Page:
In an age when developing technologies propel us into a rapidly changing future, VCU students are using 3D scanning and printing technology at the university’s Virtual Curation Laboratory to delve into the past.
The student-run Virtual Archaeology Scanning Team was founded this semester by club president Ashley McCuistion and a few friends.
“We wanted to develop an organization that focused on archaeology and the use of technology in archaeology,” McCuistion said.
Although 3D scanning and printing technology has been available for a while, according to McCuistion, it has taken off in archaeology as a tool to promote the past, and can be used in education and research.
“With a 3D model you get all of the morphology of it, all of the texture and everything is preserved there,” McCuistion said.
The group was designed to get students from a variety of majors at the university involved in learning new uses of 3D technology. VAST started with five members and has since grown to a group of 50 students that are interested in learning the technology.
McCuistion described a typical situation in archaeology in which one researcher would have, for example, a skull that he or she could not identify. With 3D scanning and printing technology, that researcher could make a plastic replica of the artifact and mail it to a researcher at a different lab to assess.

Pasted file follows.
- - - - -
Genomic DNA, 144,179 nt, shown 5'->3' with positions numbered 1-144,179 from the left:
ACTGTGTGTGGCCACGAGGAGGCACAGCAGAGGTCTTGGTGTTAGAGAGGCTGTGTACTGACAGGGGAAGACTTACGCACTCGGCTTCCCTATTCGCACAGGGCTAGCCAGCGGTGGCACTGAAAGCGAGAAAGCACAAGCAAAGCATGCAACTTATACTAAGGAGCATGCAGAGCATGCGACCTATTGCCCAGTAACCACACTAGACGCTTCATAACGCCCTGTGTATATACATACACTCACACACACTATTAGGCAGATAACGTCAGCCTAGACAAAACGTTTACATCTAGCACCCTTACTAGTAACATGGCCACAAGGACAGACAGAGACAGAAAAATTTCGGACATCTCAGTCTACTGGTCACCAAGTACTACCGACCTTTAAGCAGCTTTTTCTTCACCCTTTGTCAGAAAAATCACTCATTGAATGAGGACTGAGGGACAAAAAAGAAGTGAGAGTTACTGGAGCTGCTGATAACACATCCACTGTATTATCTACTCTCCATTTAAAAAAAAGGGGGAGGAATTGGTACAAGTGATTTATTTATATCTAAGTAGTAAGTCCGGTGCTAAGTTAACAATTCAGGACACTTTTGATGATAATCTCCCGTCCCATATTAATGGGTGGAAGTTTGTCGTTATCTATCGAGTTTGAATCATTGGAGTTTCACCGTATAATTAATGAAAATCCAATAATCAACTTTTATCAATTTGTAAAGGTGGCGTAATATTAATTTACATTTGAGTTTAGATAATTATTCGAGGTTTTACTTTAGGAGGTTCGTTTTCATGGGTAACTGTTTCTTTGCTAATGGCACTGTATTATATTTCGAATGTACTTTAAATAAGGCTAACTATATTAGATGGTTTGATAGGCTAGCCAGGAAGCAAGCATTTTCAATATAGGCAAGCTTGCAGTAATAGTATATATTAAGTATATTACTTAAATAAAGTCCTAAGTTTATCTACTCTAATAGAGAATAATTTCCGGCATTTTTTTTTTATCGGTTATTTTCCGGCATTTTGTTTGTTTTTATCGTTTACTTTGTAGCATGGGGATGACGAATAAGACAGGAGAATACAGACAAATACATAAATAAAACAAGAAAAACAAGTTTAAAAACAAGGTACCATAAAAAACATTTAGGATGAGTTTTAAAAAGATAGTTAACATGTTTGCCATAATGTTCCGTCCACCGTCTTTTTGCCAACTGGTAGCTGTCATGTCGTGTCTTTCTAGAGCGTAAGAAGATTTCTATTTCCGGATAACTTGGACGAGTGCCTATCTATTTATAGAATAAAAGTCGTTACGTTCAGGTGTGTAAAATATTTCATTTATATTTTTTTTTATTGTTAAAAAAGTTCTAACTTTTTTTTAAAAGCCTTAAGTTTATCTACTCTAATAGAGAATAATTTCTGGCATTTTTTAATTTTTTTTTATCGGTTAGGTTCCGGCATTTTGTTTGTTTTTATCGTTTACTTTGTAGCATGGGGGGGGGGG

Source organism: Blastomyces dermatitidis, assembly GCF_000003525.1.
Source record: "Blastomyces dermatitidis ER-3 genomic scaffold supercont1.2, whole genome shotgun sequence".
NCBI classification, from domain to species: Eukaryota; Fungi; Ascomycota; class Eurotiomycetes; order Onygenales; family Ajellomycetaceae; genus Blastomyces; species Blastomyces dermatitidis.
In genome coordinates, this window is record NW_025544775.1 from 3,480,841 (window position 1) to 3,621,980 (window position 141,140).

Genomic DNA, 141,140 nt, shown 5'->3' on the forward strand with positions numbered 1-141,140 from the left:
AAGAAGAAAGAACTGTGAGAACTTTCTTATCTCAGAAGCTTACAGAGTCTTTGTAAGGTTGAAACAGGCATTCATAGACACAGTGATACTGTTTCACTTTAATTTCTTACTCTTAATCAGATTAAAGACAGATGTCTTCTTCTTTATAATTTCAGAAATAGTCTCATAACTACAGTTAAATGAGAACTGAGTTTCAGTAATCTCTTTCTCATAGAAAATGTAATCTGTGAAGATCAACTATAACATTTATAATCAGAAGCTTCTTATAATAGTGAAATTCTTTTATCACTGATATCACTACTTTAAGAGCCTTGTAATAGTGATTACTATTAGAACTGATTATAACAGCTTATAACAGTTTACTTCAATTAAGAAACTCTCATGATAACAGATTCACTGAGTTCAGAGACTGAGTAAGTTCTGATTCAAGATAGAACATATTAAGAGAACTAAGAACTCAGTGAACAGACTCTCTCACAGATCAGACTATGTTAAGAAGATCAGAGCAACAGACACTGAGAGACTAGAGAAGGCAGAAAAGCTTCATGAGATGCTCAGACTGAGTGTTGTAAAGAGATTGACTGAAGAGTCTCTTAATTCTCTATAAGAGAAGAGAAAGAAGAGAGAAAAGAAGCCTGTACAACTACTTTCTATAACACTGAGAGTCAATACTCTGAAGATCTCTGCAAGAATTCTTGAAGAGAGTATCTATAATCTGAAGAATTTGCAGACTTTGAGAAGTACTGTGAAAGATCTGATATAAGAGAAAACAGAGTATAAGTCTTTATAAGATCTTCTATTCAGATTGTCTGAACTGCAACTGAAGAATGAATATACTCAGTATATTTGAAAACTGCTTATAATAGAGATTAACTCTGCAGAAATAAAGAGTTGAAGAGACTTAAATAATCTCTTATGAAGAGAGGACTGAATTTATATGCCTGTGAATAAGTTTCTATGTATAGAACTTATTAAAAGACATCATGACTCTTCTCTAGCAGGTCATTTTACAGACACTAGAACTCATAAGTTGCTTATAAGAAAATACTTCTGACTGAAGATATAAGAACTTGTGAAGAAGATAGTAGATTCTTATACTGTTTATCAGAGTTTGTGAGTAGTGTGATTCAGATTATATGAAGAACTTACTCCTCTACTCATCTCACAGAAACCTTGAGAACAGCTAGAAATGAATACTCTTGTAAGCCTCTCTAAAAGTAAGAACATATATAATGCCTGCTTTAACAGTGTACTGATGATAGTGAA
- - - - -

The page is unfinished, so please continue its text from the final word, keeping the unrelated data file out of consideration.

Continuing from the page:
Another use for digital modeling technology in archaeology is to scan artifacts that are disintegrating.
“Scanning them preserves them, at least in a digital sense,” McCuistion said. “Other departments that have this technology don’t have the ability to share it with other people. We’re unique in that we can share it with others.”
John Glover, a librarian at the Cabell library, said once upcoming Cabell library building renovations are completed, more students will have access to the technology.
Innovative Media, the newly renamed and reconceptualized Media and Reserves Department on the 3rd floor of the library, will provide a 3D printing laboratory among other equipment, Glover said.
Projects like VAST are important for getting students interested in fields of study like anthropology and archaeology, Glover said.
“Everyone’s seen Indiana Jones, but actually seeing what people are doing in the field and what current research is like, it excites people,” he said.